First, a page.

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Meet Mark D. Lerner, Captain of the Family Team that Helped Bring the National Pastime Back to the Nation’s Capital

By John Greenya
Washington Flyer

Photo: Joshua Roberts
Every seat has a great view: baseball fan Lerner at the green-friendly Nationals stadium.

Washington, D.C., July 12, 2009 –  One of the not-so-secret ambitions I shared with my father for years was returning Major League Baseball to Washington, D.C.,” says Mark D. Lerner. His family bought the Washington Nationals in 2006 and Lerner is still pinching himself to see if it’s real. But don’t mistake his lingering euphoria for daydreaming; the 54-year-old heavy hitter hasn’t neglected his duties as a key player in Lerner Enterprises, led by patriarch Ted Lerner, arguably the most powerful private commercial builder-developer in the D.C. area.

How big is big? Founded in 1952, Lerner Enterprises comprises a full-service real estate portfolio that includes 20 million-plus square feet of commercial and retail space, as well as more than 22,000 private homes and more than 7,000 apartments. The company developed, built and manages many of the Washington area’s best-known commercial sites, including Tysons Corner Center, Tysons Galleria, Dulles Town Center, White Flint and Wheaton Plaza.

Buying the Nats was a sweet victory. Last year, Lerner told fan site nats320.blogspot.com that “baseball has always been an important part of my life. … My father loved the Senators, even worked as a concessionaire at the old Griffith Stadium. Some of my earliest and fondest memories are of watching the Senators with my dad, reading Shirley Povich articles. ... I know exactly what having a hometown team means to a community.”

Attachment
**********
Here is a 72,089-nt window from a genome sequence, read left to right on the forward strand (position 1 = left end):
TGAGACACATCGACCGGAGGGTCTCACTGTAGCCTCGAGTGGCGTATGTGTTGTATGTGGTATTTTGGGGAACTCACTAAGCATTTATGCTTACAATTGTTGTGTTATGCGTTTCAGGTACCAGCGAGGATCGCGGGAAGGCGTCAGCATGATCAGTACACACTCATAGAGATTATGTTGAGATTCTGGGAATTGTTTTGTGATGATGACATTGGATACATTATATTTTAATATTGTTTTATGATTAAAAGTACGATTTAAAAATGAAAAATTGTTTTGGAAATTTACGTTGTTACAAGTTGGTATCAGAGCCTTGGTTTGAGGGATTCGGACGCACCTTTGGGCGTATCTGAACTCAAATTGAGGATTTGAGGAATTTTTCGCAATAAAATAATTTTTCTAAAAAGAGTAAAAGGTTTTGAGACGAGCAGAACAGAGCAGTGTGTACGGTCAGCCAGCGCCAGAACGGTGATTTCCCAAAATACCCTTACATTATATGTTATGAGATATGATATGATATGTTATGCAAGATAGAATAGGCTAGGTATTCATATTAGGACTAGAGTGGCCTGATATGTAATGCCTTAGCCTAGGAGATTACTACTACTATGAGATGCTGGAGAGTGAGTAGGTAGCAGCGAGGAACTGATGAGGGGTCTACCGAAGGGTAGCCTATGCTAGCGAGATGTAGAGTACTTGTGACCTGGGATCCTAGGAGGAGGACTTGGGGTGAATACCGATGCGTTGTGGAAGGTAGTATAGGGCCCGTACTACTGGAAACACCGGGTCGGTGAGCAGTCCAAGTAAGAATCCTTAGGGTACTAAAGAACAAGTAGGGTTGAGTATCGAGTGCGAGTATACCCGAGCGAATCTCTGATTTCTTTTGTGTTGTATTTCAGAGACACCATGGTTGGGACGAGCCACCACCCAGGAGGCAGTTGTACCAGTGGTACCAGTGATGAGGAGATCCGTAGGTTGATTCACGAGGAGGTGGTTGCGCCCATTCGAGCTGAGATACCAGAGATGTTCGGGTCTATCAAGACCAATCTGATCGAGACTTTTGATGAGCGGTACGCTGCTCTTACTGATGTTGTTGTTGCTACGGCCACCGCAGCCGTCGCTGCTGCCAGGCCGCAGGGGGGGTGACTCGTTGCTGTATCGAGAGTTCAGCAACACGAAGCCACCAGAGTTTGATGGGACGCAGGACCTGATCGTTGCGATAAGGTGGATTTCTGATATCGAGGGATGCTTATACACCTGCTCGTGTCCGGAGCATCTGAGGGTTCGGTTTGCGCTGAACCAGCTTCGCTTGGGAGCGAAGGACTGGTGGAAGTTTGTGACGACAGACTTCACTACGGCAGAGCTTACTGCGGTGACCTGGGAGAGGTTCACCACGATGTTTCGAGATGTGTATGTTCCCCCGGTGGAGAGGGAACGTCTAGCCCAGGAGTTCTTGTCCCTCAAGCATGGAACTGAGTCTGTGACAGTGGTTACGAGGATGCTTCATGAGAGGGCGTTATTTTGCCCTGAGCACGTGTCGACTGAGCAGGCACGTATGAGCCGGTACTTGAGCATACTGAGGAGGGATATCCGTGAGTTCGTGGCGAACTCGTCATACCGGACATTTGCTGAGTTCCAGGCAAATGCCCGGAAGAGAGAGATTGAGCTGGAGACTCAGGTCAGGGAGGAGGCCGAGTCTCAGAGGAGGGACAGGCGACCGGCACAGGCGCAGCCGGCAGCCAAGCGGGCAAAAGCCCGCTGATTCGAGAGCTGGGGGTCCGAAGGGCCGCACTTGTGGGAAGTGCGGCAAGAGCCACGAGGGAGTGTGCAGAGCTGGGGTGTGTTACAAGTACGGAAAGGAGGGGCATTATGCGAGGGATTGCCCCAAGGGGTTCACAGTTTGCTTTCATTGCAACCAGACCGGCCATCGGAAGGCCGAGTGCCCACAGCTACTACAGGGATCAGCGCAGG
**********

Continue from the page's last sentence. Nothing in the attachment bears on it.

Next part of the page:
He adds, “I can honestly say that next to family events like births or marriages, there is nothing that has brought me more joy than being a part of seeing Major League Baseball return to Washington, D.C. My family and I take this stewardship very seriously. … We believe the game and the new ballpark will again be something vitally important to the life of the nation’s capital. I feel it, and I see it in the faces of the fans.”

The family worked as a competitive team in its negotiations. Lerner tells Flyer, “All important business decisions the family makes—including the conclusion to bid for and buy the Washington Nationals—are reached through consensus. We respect each other’s thoughts and interests, but we’ve learned we’re successful only when we act in concert. Part of owning or managing any business successfully includes a commitment to understanding the business completely and being able to act decisively. Therefore, I and the other members of our family ownership group”—father Ted and brothers-in-law Robert K. Tanenbaum and Edward L. Cohen, all also principal owners of the Nats—“have tried to learn as much about the business of baseball as we can.”

That learning curve included championing the building of Nationals Park, a state-of-the-art, environmentally friendly, baseball-only stadium that is a sports and architectural marvel. Publicly funded to the tune of $611 million, the stadium’s completion hinged on Lerner Enterprises forking over many millions more for park upgrades such as bathrooms in all of the suites, a state-of-the-art HDTV scoreboard, plus the redesign of the Red Porch Restaurant in Centerfield Plaza, although specific figures of the family’s contributions have never been released. Opened for play on March 30, 2008, the park received a LEED Silver Certification from the U.S. Green Building Council, making it the first major stadium in the United States to receive the distinction. (LEED is a point-based system whereby projects are credited for satisfying specific green building criteria.)